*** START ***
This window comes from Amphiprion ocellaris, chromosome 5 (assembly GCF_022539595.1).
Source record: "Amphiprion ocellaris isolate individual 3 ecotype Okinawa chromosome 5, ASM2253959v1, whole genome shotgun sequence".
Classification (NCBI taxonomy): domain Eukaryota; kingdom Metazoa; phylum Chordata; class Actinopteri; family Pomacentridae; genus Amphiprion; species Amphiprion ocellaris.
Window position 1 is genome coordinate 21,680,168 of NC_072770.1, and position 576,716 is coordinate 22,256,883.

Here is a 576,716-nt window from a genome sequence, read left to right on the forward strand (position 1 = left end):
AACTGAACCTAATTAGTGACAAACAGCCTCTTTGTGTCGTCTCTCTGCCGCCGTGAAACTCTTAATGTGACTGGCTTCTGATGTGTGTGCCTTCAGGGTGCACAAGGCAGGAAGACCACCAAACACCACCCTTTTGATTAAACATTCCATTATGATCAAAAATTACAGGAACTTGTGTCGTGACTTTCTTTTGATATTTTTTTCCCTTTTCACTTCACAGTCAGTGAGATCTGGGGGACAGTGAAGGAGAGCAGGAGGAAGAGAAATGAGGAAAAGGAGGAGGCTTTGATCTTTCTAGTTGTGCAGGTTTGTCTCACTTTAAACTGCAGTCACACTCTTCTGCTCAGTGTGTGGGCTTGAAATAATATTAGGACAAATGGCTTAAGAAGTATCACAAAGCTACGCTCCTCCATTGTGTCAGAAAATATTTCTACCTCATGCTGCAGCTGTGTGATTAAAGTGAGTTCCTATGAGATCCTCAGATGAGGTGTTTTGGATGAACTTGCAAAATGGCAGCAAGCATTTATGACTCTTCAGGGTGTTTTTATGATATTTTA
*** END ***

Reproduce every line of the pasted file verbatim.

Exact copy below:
This window comes from Amphiprion ocellaris, chromosome 5 (assembly GCF_022539595.1).
Source record: "Amphiprion ocellaris isolate individual 3 ecotype Okinawa chromosome 5, ASM2253959v1, whole genome shotgun sequence".
Classification (NCBI taxonomy): domain Eukaryota; kingdom Metazoa; phylum Chordata; class Actinopteri; family Pomacentridae; genus Amphiprion; species Amphiprion ocellaris.
Window position 1 is genome coordinate 21,680,168 of NC_072770.1, and position 576,716 is coordinate 22,256,883.

Here is a 576,716-nt window from a genome sequence, read left to right on the forward strand (position 1 = left end):
AACTGAACCTAATTAGTGACAAACAGCCTCTTTGTGTCGTCTCTCTGCCGCCGTGAAACTCTTAATGTGACTGGCTTCTGATGTGTGTGCCTTCAGGGTGCACAAGGCAGGAAGACCACCAAACACCACCCTTTTGATTAAACATTCCATTATGATCAAAAATTACAGGAACTTGTGTCGTGACTTTCTTTTGATATTTTTTTCCCTTTTCACTTCACAGTCAGTGAGATCTGGGGGACAGTGAAGGAGAGCAGGAGGAAGAGAAATGAGGAAAAGGAGGAGGCTTTGATCTTTCTAGTTGTGCAGGTTTGTCTCACTTTAAACTGCAGTCACACTCTTCTGCTCAGTGTGTGGGCTTGAAATAATATTAGGACAAATGGCTTAAGAAGTATCACAAAGCTACGCTCCTCCATTGTGTCAGAAAATATTTCTACCTCATGCTGCAGCTGTGTGATTAAAGTGAGTTCCTATGAGATCCTCAGATGAGGTGTTTTGGATGAACTTGCAAAATGGCAGCAAGCATTTATGACTCTTCAGGGTGTTTTTATGATATTTTA